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Agfa Impax 6.0

So Agfa has launched Impax 6.0 last year as a new version of their PACS. I met with some of their architects during its development and I was very excited about some of its features, such as its use of web services. There is a lot of functionality exposed through web services that can be tapped into through custom software, or better yet through orchestration platforms like BizTalk. It used LDAP for user management which means that single sign on is a possibility. So I was excited.

The installation that I watched was a disaster. Granted things are better now. I am not sure how some of the builds got out of QA. Part of me wonders if Agfa (and Agfa is hardly alone here in the PACS industry) has a serious QA effort. Now what I am going to say I relied on about six radiologists. All of that stuff I said about Impax being good as an IT system does not matter. The system was engineered without good workflow. Most of them considered it to be at best no better than the last version of Impax and at worst a moderately sized step backwards.

Dalai PACS has covered some of the problems with Agfa in much more detail. I highly recommend that you read what he has to say about all this.

Today Agfa visited him to talk about his problems. I hope something comes from it. I want Agfa to be a competitive player. More competition will give us better products.

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Picking PACS is like getting married

When people get married it is often after dating for a period of time that lets them get to know each other. It is important to pick a compatible mate for the long term. Buying enterprise software like PACS is basically the same. You and the software are going to wake up everyday and spend numerous hours working together. It is important to pick software that you will be happy to see every morning.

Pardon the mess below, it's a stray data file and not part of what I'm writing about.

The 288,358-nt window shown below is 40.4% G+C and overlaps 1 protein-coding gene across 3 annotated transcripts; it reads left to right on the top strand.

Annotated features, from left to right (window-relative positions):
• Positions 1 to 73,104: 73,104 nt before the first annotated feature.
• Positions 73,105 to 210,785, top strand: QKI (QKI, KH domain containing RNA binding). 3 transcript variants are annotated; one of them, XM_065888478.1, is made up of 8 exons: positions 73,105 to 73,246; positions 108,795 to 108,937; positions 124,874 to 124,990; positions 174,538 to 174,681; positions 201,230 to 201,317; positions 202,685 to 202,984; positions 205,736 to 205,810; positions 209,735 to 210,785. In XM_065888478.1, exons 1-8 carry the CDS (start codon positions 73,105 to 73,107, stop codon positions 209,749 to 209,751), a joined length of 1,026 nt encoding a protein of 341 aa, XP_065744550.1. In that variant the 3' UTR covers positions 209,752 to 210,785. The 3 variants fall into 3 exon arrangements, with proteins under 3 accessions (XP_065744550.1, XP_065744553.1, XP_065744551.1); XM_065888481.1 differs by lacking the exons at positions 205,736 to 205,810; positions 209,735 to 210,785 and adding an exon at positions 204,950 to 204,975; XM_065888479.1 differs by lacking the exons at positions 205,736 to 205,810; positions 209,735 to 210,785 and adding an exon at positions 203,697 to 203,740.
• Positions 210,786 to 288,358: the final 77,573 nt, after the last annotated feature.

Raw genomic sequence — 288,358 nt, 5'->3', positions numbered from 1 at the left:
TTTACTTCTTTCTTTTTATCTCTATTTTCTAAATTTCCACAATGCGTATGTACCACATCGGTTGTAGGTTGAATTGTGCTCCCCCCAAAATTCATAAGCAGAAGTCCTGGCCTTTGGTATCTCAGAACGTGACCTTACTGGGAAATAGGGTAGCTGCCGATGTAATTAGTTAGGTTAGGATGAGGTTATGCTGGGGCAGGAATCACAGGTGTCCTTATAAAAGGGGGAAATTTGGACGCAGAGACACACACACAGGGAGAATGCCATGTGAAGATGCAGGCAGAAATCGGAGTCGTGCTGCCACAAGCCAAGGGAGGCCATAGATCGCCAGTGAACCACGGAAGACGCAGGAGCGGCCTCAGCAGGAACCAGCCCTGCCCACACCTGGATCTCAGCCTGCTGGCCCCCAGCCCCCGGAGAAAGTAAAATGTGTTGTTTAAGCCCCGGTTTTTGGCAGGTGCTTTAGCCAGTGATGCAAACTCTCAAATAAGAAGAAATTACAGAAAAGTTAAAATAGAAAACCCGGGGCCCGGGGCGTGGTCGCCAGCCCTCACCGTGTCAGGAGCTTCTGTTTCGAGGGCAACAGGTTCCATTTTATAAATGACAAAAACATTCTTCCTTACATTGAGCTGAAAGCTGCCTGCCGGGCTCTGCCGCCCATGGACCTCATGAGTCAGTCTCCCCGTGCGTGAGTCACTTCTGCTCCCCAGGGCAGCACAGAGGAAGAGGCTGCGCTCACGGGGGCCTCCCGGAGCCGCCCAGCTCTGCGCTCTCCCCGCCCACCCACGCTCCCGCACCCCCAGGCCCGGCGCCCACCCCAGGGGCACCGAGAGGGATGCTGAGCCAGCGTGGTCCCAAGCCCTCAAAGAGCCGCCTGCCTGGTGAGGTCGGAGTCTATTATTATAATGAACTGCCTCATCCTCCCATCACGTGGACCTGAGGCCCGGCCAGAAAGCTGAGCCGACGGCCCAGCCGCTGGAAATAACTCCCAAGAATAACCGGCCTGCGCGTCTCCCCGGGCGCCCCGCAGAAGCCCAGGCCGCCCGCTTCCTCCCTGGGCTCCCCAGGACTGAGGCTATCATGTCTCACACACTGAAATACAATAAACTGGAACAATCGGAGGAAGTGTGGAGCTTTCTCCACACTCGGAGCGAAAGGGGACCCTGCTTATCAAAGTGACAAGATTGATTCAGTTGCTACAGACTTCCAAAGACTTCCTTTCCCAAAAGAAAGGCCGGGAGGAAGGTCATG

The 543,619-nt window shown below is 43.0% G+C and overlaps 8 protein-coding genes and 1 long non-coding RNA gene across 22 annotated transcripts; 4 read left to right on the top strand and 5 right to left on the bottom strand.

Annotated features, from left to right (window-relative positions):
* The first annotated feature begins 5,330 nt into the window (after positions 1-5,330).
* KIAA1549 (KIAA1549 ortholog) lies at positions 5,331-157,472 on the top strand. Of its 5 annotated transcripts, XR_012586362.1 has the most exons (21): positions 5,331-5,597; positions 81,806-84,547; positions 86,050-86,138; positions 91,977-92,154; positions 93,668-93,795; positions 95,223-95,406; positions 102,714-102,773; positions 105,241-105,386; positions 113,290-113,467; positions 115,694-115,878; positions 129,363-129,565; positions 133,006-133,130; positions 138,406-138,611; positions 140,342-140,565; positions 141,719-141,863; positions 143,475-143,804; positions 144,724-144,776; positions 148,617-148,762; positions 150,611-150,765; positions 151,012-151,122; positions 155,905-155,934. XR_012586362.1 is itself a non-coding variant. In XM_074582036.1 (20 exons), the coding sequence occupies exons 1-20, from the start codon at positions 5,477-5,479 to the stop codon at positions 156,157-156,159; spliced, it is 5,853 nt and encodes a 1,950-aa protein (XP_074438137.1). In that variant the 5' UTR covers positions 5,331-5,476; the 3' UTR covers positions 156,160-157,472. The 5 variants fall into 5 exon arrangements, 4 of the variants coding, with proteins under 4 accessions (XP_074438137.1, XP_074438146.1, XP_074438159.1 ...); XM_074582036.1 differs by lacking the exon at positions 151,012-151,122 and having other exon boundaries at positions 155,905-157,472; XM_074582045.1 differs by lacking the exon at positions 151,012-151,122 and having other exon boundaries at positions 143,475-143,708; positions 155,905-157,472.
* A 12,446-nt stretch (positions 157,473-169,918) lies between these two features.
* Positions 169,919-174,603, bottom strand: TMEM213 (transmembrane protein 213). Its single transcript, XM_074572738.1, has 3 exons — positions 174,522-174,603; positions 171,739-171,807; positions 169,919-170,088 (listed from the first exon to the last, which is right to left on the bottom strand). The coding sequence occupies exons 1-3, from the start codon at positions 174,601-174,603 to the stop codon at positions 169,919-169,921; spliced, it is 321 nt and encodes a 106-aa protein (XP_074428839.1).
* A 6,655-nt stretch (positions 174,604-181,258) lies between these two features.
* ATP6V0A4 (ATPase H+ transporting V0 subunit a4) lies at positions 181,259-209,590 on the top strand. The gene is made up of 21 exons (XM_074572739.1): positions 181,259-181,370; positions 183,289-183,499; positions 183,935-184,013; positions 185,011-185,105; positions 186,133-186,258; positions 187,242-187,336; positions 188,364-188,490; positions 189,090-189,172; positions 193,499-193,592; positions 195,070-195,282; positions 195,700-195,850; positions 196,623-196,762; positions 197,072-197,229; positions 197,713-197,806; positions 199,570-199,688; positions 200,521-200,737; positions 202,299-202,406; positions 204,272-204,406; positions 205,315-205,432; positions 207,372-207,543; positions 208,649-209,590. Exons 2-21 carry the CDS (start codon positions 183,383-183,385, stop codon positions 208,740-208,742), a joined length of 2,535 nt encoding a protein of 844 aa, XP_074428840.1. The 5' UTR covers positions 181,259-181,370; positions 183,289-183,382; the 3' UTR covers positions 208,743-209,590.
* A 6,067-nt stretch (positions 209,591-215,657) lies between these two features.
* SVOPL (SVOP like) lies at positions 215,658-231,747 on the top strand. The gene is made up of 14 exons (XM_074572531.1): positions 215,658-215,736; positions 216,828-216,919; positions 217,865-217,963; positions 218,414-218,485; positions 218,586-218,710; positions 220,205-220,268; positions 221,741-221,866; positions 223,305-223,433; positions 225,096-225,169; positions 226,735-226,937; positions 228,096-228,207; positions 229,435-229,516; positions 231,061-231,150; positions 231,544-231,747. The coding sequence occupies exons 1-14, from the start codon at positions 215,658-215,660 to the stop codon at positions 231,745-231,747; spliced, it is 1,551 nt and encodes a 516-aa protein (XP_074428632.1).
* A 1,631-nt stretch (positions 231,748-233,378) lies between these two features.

The selection process is partially about mitigating risks that a new system brings with it. As a PACS consultant I want the user to feel happy to see the system in the morning. No matter what I think of a system I am not the one that has to get up and use it. The client is. When a client asks what PACS system they should buy I will have them pick their top three systems from the users perspective. I will rank the same systems on many other criteria and give that to the client.

Why do some PACS workstations have 4 monitors?

As facilities migrate toward PACS one of the key decisions that must be made is the monitor configuration. Most facilities that are going to PACS now will opt for 2 high resolution monitors and 1 regular monitor for worklist. At some older facilities such as the Baltimore VA Medical Center (one of the first sites to go live with PACS) you will still find 4 monitor workstations or 4+1 monitor workstations. This is partially legacy from the first generation of PACS systems. When the PACS was installed at the Baltimore VA in 1993 it was originally supposed to have 8 monitors in 2 rows of 4 to replicate a light box. A light box used to hold the film while a radiologist read them and it could typically hold 8 sheets of film at a time. Because of budget constraints one row of monitors was eliminated, leaving 4 monitors which is what was delivered.

So in 2006 PACS software has come in to its own and does not need more than 2 high resolution monitors. Software has overcome virtually any reason to need 4 monitors. If your PACS still wants 4 monitors you should look long and hard at alternatives the next time you are considering a major upgrade or the purchase of a new system.

The bottom line: There was no workflow reason for 4 monitors.